By Chuck Strouse
By Scott Fishman
By Terrence McCoy
By Ryan Yousefi
By Ciara LaVelle, Kat Bein, Carolina Del Busto, and Liz Tracy
By Pepe Billete
By Ryan Yousefi
By Kyle Swenson
"It is absurd," says Jeffrey Weiner, a criminal defense attorney who represented one of Falc centsn and Magluta's co-defendants and who is a past president of the National Association of Criminal Defense Lawyers. "It is absolutely a disgraceful situation when people have to show ID to go into a public courtroom. This has nothing to do with security. They just want to know who is in the courtroom watching the trial. The DEA is getting these names every night and putting them in their intelligence files. It's wrong, and I am surprised Judge Moreno is allowing it."
DEA spokesman Jim Shedd refuses to discuss the matter, saying it is not appropriate for him to comment during an ongoing trial.
Each day in court, the trial draws curious onlookers. For opening statements, people were waiting in line to get in. Sitting in the hallway unable to find a seat in the courtroom that day was Magluta's wife Isabel. "I don't know who most of these people are," she whispered. "With Willy and Sal, people just come here to look at them, like they are on display. I guess they want to be able to tell their friends that they saw them."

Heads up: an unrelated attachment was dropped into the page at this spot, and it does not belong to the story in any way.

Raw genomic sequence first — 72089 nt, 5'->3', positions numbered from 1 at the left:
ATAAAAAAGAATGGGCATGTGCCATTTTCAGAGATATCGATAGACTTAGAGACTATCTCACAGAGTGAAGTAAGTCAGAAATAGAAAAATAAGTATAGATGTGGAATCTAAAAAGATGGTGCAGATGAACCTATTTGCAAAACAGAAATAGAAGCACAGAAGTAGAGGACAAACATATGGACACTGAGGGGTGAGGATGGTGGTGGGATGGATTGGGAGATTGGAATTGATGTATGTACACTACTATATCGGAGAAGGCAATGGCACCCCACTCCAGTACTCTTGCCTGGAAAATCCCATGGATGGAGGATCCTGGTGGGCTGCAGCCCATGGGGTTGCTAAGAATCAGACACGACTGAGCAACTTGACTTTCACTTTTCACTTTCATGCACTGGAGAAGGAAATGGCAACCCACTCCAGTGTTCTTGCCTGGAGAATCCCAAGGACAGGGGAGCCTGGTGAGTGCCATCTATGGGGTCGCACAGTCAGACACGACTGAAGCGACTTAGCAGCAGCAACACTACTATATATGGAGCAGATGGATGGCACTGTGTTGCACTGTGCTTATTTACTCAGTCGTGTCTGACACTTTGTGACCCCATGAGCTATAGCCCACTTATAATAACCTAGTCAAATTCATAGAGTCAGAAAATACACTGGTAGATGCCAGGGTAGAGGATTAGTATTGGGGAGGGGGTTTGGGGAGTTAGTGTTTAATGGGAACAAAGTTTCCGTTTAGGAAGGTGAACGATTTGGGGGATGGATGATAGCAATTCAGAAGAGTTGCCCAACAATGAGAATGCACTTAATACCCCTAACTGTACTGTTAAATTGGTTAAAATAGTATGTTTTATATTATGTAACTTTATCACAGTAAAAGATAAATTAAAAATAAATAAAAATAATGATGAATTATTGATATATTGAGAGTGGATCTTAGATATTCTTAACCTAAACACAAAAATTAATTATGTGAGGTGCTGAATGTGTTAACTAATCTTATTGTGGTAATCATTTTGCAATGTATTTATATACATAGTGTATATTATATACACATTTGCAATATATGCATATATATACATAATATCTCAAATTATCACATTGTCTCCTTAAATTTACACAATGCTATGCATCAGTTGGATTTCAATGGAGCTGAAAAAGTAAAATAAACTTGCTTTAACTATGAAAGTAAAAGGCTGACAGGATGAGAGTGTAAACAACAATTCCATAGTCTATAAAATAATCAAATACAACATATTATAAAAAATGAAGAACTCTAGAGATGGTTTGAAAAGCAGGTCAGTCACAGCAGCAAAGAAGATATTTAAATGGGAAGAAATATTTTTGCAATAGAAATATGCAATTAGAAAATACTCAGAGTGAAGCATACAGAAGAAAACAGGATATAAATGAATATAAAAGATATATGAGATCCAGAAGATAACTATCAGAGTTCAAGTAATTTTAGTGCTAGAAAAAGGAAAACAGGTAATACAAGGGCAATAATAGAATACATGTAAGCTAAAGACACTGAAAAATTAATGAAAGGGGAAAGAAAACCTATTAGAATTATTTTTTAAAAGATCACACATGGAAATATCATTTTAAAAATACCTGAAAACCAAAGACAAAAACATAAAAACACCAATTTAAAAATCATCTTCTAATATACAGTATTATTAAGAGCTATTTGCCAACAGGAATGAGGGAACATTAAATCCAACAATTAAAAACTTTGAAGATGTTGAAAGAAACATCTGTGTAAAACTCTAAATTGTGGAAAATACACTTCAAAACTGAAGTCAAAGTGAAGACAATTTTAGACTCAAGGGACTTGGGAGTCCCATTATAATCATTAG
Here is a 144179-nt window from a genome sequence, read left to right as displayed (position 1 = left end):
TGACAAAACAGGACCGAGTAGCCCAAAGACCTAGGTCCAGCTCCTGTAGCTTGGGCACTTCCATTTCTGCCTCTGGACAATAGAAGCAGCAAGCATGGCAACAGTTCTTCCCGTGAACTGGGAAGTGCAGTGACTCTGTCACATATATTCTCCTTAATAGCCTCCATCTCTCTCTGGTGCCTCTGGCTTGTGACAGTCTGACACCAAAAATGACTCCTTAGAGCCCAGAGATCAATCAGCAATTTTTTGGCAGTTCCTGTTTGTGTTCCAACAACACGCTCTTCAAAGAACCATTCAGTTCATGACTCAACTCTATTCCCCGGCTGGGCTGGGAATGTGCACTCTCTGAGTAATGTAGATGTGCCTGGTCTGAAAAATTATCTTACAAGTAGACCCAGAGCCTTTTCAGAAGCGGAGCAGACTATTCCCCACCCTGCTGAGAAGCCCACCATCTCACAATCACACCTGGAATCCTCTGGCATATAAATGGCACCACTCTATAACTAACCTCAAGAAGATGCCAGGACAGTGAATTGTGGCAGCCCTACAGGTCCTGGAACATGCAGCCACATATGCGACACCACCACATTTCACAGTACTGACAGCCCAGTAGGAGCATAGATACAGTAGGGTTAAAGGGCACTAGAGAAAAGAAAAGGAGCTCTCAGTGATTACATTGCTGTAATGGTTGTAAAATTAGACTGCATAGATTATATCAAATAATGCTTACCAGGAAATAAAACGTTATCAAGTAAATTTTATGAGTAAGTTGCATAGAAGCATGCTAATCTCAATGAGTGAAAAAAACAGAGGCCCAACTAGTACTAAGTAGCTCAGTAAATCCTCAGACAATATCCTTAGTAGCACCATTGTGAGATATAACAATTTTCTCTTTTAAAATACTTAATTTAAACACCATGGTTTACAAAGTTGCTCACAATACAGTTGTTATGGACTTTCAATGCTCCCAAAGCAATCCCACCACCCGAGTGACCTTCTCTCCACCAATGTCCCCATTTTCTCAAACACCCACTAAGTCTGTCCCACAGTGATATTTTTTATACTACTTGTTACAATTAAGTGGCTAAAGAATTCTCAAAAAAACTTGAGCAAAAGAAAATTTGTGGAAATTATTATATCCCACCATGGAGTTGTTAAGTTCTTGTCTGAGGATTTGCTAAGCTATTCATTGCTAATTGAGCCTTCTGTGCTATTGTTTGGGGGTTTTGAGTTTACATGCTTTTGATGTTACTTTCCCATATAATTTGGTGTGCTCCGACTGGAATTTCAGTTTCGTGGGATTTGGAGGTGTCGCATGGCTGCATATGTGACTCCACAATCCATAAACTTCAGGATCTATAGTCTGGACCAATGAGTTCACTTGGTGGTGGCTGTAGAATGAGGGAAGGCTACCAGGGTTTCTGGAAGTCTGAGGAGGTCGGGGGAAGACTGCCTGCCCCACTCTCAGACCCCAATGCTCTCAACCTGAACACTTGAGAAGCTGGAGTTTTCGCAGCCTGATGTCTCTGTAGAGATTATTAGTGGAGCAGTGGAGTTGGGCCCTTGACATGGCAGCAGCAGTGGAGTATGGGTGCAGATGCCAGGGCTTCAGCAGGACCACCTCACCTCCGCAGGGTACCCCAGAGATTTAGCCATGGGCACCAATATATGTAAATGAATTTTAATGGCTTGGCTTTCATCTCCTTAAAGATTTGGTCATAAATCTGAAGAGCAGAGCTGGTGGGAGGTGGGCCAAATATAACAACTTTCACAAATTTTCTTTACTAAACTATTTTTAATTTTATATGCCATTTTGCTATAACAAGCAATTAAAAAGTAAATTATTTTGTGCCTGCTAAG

As the crowds have dissipated over time, Falc centsn's and Magluta's families have remained a constant in the gallery. The prosecutors contend that the families not only knew about the pair's drug-smuggling exploits, but that they financially prospered because of them. "My family keeps a lot of faith," counters Magluta. "Regardless of what people think, my family is a Christian family. We leave it in God's hands. He knows the reason why things happen in life.